ƒ Activation Function - In this, one among the four main familiar activation processes are functioned. An activation function executes a numerical process on the output signal. Other complex activation functions can also be used depending upon the complexity by the network [20]. Activation function comprises the activities such as linear function, sigmoidal function, threshold function, and tangent hyperbolic function.
  • Linear Function – It is based on the concept of superposition.
    The arithmetical equation for the linear function can be written as
where α is the slope of the linear function. If the slope α is 1, then the linear activation function is called the identity function [21]. The output (y) of identity function is the same as the input function (u).
  • Threshold Function - A threshold activation function is either a binary type or a bipolar type. The output of a binary threshold function and bipolar threshold function can be written as:
  • Sigmoid (S shaped) function – It is a nonlinear function and is the most frequent type of the function used to build the neural networks. It is a scientifically well behaved, differentiable and severely growing activity [20]. A sigmoid transfer function can be written in the following form:
where α is the shape parameter of the sigmoid function[22]). By changing this parameter, diverse forms of the function can be accepted which is constant and differentiable.
  • Tangent Hyperbolic Function - This transfer function is elucidated by the following numerical form:
Orthogonal Nonnegative Matrix Tri-Factorization (ONMTF)
Orthogonal Nonnegative Matrix Tri-Factorization (ONMTF) is a dimension reduction method which uses three small matrices to approximate an input data matrix, clusters the rows and columns of an input data matrix simultaneously [23]. However, ONMTF is computationally expensive due to an intensive computation of the Lagrangian multipliers for the orthogonal constraints. Lagrange multipliers are used in multivariable calculus to get maxima and minima of a function. For example, find the maximum elevation along the given path or diminish the cost of materials for a box surrounding a given volume.

Multifactor Non-negative Matrix Factorization (MNMF)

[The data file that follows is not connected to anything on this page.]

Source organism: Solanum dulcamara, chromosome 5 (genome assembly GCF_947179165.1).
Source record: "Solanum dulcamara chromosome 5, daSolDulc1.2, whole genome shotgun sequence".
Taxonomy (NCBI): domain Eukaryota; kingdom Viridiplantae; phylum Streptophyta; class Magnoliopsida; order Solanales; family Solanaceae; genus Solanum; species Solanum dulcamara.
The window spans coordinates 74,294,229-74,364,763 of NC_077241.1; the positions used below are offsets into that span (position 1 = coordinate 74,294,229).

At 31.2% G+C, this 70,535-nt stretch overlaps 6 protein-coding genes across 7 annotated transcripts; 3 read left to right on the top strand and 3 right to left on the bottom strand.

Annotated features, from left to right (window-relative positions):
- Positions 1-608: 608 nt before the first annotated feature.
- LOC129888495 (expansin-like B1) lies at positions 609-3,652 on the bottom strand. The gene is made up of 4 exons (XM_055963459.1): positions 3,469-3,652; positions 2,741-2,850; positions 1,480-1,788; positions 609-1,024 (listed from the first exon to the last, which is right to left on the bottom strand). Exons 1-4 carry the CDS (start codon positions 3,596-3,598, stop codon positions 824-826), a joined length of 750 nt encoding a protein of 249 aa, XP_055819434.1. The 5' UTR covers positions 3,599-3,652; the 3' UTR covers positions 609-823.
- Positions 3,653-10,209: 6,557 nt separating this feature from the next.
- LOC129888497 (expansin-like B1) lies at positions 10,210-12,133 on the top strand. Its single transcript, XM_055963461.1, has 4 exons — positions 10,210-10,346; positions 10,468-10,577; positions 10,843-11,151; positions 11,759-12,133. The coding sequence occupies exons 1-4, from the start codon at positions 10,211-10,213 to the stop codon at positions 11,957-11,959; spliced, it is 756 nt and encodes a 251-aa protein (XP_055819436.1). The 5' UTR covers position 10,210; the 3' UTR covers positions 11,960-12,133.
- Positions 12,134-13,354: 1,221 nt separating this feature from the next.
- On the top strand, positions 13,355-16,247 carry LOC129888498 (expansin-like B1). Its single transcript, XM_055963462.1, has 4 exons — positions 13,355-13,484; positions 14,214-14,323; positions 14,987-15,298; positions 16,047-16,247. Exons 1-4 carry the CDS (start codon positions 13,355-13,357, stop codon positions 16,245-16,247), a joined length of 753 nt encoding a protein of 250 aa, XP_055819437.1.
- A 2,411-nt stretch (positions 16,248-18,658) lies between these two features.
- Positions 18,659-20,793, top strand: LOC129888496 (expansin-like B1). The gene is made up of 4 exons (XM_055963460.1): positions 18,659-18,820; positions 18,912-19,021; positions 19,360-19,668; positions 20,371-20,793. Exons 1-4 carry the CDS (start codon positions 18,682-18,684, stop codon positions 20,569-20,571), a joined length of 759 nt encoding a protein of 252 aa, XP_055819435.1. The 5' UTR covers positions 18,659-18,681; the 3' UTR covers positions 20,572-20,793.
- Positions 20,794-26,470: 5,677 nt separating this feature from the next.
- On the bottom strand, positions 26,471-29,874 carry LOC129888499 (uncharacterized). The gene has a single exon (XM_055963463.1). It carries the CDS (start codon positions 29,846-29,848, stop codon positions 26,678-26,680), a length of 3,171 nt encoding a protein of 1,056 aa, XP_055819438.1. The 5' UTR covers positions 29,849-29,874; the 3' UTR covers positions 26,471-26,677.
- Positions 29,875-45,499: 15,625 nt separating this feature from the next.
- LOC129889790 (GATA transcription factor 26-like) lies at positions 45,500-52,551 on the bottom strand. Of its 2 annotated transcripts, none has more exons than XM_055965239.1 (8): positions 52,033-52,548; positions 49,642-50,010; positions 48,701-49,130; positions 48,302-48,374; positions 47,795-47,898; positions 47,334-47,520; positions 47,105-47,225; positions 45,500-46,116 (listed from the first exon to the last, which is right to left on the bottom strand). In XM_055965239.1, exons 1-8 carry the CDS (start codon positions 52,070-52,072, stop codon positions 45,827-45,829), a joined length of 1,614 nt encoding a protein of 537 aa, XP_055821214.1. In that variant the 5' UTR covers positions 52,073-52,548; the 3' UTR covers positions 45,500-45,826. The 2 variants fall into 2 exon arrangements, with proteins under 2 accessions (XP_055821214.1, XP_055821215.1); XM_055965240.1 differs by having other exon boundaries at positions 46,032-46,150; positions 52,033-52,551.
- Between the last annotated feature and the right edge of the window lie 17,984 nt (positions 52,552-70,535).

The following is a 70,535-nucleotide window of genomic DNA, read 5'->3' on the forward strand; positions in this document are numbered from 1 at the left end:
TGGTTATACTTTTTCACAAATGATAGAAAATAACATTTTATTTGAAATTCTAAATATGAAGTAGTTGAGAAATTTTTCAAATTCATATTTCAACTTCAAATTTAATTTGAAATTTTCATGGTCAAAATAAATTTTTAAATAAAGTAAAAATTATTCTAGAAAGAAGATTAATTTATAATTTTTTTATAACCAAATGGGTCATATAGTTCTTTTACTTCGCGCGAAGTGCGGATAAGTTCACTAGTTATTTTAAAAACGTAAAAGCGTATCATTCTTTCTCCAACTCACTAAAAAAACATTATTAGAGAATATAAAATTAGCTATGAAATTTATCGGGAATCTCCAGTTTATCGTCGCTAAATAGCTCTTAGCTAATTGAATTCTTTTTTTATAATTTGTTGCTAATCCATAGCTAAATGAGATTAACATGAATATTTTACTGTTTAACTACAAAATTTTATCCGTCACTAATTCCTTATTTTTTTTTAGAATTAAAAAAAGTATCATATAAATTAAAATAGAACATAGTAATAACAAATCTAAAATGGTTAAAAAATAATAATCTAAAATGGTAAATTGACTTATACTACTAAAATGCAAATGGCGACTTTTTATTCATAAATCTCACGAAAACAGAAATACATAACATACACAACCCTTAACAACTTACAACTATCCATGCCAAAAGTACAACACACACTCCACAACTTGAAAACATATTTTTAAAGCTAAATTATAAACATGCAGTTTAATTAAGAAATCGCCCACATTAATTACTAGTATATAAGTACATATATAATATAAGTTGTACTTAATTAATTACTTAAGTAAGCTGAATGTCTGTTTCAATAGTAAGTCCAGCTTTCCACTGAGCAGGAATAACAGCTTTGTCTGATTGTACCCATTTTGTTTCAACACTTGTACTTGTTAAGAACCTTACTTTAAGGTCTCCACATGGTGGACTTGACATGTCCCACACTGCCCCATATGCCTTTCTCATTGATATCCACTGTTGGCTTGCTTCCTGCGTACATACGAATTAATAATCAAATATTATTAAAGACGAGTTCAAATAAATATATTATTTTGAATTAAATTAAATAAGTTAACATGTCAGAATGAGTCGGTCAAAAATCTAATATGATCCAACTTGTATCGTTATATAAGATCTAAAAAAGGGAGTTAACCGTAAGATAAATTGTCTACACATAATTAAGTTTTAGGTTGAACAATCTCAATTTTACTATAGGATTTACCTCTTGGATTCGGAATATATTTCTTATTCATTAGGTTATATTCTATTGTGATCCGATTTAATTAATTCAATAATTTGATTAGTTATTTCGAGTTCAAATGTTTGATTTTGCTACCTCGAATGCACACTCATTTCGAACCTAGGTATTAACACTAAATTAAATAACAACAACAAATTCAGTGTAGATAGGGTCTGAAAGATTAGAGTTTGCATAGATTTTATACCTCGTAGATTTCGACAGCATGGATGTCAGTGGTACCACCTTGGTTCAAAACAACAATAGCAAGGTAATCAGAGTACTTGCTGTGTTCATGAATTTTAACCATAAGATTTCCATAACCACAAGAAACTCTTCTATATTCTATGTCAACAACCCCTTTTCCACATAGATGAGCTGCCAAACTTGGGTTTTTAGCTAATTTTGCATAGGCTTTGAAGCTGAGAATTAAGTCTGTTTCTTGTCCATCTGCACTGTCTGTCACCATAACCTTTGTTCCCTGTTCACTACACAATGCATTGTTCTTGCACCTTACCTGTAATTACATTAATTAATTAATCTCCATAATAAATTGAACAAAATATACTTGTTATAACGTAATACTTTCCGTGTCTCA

In MNMF, the basic matrix A is replaced by a set of cascaded (factor) matrices [24]. Since the model is linear, all the matrices can be merged into a single matrix A if no special constraints are imposed upon the individual matrices A(l), (l=1,2,...,L). However, multi-layer NMF can be used to considerably progress the concert of the standard NMF algorithms due to dispersed structure thus alleviating the crisis of local minima [25]. In this algorithm, the total factor matrix has distributed representation in which each matrix A(l) can be insufficient. In order to improve the performance of the NMF algorithms, especially in the case of ill-conditioned and badly-scaled data and to reduce the risk of converging to local minima of a cost function due to non-convex alternating minimization, a simple hierarchical multi-stage procedure combined with a multi-start initialization has been used. The sequential decomposition of non-negative matrices is described: In the first step, the basic approximate decomposition using MNMF algorithm is performed. In the second stage, the results obtained from the first stage are used to build up a new input data matrix [26]. In the next step, a similar decomposition with the help of the same or different update rules are performed. Decomposition is continued taking into account only the last obtained components. The process can be repeated for an arbitrary number of times until some stopping criteria are satisfied. Distributed system is built so that it has many layers or cascade connections mixing with subsystems. The key point in this approach is that the learning process to find parameters of matrices are performed sequentially, layer-by-layer, where each layer is randomly initialized with different initial conditions [27].